I once did an exercise that failed
I was with my relatives on the kibbutz, where I grew up, and began a heated and ordinary debate about the Land of Israel and the period. Everyone already knew the text, did not have to practice. It's tired already. How many times can you repeat the same thing.
I thought of an original idea, I thought one should make an effort to force them to look at a broader, more generational perspective. Not to look at everything from the 'here and now' side, but to look 100 years, 2,000 years, 4,000 years back. See the whole. Obviously if I say such a thing it will not pass.
We went in, we shook hands, there was just a new picture hanging on the wall that my uncle had painted. I went to the picture as if looking at his innocence, grabbed a dark little corner and said "I do not know what, this is such an ugly picture, you do not see any harmony, look it is really ugly, there is some black and purple and brown and some green that has no meaning there"
We were really upset, it's also insulting. The uncle himself would not have, if he had I would not have done it.
The cousin's husband said to me "what are you standing next to the picture, look at the whole picture from here"
I told him "I want to look away, it's ugly, it's disgusting"
The cousin gets upset "Stand here to see the whole picture"
I told a relative 'that your ears will hear what your semen is talking about, look at the whole picture. Where does the picture of the people of Israel begin? From today? from yesterday? From Herzl it begins? The place of the country? From the swamps in Hadera? In exile? In storms in the Negev? In the pogroms in Kishinev? Where does our history begin? '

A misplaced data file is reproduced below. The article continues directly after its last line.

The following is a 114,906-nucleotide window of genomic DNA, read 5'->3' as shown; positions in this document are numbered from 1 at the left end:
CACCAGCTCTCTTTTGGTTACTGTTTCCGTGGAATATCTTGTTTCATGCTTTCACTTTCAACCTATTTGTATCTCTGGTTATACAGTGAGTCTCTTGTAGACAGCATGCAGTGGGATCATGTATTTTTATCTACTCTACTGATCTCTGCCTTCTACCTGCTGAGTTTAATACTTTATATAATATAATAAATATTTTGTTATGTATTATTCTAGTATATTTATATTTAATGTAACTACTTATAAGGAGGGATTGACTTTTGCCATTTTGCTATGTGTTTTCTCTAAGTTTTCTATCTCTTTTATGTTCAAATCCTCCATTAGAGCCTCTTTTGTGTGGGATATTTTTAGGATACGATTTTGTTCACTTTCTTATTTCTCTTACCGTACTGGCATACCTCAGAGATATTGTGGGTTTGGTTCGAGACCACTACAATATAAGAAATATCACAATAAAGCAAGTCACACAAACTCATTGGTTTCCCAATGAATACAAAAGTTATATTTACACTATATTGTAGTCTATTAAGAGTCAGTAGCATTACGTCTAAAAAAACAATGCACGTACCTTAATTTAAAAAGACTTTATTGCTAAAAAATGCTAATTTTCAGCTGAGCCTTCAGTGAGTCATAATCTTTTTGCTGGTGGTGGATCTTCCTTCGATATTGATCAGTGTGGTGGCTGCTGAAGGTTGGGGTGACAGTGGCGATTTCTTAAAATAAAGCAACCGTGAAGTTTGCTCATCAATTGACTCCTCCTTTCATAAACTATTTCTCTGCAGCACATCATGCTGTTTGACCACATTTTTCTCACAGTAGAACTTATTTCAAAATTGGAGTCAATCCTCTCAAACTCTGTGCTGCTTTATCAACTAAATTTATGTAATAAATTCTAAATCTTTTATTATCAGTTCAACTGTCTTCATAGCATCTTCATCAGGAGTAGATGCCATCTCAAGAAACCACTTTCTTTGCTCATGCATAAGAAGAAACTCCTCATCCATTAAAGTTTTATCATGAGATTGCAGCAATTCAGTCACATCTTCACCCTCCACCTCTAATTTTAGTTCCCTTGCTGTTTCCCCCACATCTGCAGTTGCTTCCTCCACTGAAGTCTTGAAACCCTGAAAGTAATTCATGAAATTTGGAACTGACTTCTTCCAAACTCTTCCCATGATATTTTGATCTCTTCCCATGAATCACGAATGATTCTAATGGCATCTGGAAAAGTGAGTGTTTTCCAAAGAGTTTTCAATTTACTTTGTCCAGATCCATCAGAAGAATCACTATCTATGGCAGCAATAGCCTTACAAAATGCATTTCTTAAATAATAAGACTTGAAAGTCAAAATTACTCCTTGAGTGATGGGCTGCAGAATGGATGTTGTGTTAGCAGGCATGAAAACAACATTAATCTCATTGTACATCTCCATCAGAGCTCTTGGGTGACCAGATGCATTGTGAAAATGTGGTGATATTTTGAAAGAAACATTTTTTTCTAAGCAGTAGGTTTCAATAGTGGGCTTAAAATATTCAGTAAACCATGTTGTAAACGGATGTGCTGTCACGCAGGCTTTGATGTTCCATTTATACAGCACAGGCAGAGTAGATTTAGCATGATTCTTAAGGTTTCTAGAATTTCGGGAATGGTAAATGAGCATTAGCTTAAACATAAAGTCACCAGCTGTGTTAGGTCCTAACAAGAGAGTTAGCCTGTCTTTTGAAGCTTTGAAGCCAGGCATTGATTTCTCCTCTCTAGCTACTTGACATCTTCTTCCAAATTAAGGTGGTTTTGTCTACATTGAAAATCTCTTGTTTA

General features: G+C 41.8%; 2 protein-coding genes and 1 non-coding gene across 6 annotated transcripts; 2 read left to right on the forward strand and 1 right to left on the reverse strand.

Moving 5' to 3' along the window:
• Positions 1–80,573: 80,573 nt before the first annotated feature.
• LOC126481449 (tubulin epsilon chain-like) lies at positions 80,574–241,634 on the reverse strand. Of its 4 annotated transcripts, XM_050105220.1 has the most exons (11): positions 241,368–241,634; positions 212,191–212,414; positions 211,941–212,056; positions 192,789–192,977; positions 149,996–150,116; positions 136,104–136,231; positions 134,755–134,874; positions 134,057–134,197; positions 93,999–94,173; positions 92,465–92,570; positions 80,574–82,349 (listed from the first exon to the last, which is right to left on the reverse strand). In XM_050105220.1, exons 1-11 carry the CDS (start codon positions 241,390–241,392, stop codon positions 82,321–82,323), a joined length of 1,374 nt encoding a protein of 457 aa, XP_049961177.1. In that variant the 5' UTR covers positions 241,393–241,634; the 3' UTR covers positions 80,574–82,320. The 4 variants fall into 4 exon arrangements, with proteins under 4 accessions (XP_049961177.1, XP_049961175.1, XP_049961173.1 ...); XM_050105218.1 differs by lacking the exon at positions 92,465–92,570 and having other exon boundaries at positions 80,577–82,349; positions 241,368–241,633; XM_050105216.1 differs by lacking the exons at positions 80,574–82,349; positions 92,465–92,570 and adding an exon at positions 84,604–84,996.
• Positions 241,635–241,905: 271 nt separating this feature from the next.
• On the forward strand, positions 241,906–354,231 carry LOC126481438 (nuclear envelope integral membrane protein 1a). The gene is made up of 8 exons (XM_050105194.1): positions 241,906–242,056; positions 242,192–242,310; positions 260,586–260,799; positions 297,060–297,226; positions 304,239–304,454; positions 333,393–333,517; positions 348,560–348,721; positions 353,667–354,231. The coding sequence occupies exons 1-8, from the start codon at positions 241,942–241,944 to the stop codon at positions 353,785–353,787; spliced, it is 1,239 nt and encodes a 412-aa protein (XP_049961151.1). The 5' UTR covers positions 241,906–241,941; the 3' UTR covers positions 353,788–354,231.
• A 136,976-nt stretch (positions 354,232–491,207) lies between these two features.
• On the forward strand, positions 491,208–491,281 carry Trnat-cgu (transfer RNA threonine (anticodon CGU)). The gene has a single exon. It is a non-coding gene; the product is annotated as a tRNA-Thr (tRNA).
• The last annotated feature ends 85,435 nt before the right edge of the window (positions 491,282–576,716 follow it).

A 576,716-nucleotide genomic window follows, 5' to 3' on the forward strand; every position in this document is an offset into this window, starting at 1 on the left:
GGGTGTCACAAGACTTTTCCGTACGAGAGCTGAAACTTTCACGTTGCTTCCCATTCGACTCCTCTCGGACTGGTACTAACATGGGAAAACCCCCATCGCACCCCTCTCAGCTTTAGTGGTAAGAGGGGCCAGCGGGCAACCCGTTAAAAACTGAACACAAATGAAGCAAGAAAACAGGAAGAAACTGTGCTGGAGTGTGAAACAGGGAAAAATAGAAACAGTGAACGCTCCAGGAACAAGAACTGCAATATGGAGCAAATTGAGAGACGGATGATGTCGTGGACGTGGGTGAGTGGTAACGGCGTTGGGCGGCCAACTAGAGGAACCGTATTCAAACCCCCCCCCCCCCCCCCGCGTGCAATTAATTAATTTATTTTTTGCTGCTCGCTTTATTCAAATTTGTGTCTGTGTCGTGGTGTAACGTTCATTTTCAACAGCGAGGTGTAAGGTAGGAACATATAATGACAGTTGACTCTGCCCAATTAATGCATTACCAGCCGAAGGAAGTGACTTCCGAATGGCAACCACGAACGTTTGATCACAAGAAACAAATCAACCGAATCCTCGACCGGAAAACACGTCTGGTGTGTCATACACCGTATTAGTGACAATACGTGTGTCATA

The relative replied, "What are you talking to me about prehistory, no one knows what exactly was there, including what you want, King David?
Let's say it's a very beautiful picture, let's say this green inside the black also has meaning. When you stand at a distance and see the whole picture it's a miracle.
The lie is to focus and indulge in a small particle of the image, and see in it the appearance of everything. It's not a lie it's a part, but looking at a part of the picture always leads to something that has nothing to do with it, no meaning.
This truth ma to character (the whole perspective) with a stable that has a wide base in the middle.
Rabbi Eli Horowitz